The aid convoy set out slowly, soon leaving Kutaisi beyond the rear vision. The rural countryside took on a different nature, the rolling floodplain of the Rioni River giving way to more hilly landscape, each rise and fall creating tremendous variation in the convoy’s speed so that Konrad’s mind worked overtime constantly re-estimating and re-guesstimating their arrival. Herb too found his laptop’s communication with the outside world increasingly sketchy, until finally in frustration he decided to quit until they stopped, when he could use the satellite router again. Alan’s GPS unit periodically protested its isolation, and some of the truck drivers and Martine found their phone conversations dropping out.
Larger mountains could be seen east and west but ahead of them and gradually looming the Caucasus Mountains dominated everything, intimidating the entire living landscape. A radio station or two found its way between the hills and along the Kutaisi-Tkibuli-Ambrolauri Highway as it followed the Tskaltsitela, the Mtis Chala and then the Tkibula Rivers, inspiring a variety of views among the truck drivers. The one Herb had chosen for company cursed the Rusebi for meddling in Georgian affairs. Others like Gvantsa blamed the Georgian government for the current crisis – what do Mingrelians care if South Ossetians want some independence fromTbilisi?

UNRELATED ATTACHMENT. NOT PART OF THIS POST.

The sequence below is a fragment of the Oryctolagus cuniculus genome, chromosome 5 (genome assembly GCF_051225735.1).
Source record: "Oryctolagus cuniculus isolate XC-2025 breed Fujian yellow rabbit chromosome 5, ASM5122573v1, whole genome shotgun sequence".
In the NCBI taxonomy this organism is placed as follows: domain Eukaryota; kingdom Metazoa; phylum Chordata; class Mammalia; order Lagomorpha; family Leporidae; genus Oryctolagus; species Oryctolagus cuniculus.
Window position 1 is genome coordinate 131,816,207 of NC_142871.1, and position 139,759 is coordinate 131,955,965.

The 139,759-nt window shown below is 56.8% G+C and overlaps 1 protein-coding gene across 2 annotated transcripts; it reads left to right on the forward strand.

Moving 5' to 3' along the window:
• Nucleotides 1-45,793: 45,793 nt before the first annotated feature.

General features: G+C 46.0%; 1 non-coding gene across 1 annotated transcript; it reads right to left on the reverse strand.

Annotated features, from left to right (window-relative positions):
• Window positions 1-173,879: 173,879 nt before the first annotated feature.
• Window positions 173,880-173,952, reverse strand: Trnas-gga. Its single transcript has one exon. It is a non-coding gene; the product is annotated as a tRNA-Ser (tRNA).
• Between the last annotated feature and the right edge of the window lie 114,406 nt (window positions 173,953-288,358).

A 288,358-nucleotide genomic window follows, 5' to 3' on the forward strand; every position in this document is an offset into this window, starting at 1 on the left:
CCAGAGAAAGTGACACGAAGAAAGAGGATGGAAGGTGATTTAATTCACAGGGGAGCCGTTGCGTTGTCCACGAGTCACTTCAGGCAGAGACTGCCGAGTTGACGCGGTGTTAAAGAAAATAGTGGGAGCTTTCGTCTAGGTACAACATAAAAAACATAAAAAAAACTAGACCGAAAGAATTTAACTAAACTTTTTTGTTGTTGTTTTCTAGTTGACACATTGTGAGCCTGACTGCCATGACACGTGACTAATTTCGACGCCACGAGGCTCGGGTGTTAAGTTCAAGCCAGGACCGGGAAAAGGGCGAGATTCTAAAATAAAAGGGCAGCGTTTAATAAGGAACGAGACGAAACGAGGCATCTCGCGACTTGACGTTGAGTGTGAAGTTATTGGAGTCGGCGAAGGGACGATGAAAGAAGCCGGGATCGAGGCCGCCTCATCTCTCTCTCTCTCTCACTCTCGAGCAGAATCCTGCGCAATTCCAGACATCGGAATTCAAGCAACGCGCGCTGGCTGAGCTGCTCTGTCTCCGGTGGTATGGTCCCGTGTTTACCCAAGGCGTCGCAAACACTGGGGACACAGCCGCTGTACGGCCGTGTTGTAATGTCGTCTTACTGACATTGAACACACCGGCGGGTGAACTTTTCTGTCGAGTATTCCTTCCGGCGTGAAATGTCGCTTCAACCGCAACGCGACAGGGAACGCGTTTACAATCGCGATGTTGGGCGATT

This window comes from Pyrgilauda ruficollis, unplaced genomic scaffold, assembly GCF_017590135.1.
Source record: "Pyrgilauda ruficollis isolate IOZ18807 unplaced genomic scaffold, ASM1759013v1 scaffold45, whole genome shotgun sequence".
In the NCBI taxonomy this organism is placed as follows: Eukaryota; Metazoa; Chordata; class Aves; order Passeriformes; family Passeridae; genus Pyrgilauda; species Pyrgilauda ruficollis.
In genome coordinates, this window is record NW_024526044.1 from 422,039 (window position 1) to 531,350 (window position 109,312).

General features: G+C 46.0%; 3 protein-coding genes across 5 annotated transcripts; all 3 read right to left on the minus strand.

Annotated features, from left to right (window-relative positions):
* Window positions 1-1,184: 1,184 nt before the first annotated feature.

At Tkibuli Gvantsa phoned Vaja in the truck ahead who was only too willing when Alan suggested a quick stop. The other side of Tkibuli was the first of the really great climbs the trucks would have to do. Vaja chose a well known truck stop and while others ruminated over coffee and fried breakfasts he was desperate to look over the older trucks, quizzing a driver on movements of the temperature gage. All seemed to be holding up.